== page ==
'I want to video it, so people will respect me': Nauiyu community, digital platforms and trauma

Gavin Morris, Rachel A. Groom*, Emma Louise Schuberg, Sarah Dowden-Parker, Miriam Rose Ungunmerr-Baumann, Aaron McTaggart, Bronwyn Carlson

*Corresponding author for this work

Research output: Contribution to journalArticlepeer-review

Abstract

The Edge of Sacred project was conducted with the Nauiyu community in northern Australia and investigated trauma and traditional healing practices. Study participants from the community identified negative social changes and an escalation in anti-social behaviour, such as higher rates of bullying, violence, risky sexual behaviour and children accessing pornography, when mobile phones and social networking sites were used inappropriately. The research utilised Dadirri, a place-based, performative healing praxis that engaged community members in a truth-telling journey. Shared stories revealed social impacts derived from accessing mobile technologies and the ensuing cultural colonisation affected all aspects of Nauiyu community life. We present the findings of mobile phone use behaviours in this remote context and the performance of negative, traumatised and harmful identities that occupy social media and are enabled through social networking sites. Despite the corrosive effects of colonisation, the community unanimously believed that empowerment through truth-telling exists within and belongs to Nauiyu. The traditional holistic healing practice of Dadirri reframes identities, reclaiming Indigenous Lore.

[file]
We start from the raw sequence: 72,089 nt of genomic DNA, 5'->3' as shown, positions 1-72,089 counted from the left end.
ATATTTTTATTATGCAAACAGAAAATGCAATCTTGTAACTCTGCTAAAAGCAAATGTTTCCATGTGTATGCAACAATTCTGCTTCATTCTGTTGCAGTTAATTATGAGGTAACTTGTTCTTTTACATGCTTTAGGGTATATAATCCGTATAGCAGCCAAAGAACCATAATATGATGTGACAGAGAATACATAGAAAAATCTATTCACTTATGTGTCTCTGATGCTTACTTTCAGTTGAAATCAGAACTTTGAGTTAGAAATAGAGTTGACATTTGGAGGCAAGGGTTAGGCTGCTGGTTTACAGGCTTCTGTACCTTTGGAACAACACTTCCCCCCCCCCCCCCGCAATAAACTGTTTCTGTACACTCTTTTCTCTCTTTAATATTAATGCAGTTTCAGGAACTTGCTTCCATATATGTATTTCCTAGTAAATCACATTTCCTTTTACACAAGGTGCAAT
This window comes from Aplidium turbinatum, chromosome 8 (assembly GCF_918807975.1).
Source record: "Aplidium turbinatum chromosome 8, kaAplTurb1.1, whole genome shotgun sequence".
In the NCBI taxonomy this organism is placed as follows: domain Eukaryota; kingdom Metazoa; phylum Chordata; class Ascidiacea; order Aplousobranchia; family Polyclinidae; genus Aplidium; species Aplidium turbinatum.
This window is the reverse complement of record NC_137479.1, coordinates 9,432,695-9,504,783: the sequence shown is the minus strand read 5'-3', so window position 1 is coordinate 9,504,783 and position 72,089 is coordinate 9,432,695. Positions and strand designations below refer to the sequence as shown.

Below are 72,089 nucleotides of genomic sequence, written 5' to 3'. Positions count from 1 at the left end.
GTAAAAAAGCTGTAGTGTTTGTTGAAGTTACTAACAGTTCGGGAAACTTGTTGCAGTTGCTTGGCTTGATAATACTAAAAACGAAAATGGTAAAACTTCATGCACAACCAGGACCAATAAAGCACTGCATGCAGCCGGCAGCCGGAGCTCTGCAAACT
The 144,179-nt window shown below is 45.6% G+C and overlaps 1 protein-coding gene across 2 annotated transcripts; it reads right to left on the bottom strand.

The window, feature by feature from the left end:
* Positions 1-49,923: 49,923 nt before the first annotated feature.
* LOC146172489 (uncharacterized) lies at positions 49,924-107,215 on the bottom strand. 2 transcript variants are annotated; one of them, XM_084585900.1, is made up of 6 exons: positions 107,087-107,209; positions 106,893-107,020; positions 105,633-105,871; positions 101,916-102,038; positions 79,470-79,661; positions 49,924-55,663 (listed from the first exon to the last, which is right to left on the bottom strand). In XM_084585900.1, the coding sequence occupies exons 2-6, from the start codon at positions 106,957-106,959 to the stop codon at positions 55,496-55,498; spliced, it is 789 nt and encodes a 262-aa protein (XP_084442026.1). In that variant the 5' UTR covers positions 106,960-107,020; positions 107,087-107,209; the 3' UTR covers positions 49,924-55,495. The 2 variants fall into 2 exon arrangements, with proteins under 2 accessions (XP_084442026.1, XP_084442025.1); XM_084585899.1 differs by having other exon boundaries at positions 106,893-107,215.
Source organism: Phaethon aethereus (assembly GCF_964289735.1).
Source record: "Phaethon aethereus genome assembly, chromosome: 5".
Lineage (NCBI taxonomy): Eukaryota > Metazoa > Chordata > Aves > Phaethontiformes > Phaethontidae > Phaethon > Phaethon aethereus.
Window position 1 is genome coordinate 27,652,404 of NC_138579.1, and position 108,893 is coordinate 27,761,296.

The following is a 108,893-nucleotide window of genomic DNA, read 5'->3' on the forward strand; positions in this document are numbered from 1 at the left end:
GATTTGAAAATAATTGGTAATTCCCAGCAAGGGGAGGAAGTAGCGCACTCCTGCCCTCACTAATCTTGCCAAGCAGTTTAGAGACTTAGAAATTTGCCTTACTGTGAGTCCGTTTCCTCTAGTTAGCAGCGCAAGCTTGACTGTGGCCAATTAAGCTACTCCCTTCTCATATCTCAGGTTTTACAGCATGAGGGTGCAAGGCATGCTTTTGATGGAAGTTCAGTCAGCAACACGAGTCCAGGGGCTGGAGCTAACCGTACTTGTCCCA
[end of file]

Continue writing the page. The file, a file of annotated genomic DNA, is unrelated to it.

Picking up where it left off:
Original languageEnglish
Number of pages19
JournalMedia International Australia
DOIs
Publication statusE-pub ahead of print - 29 Oct 2021

Keywords

  • Aboriginal
  • colonisation
  • Dadirri
  • mobile phones
  • social media
  • trauma

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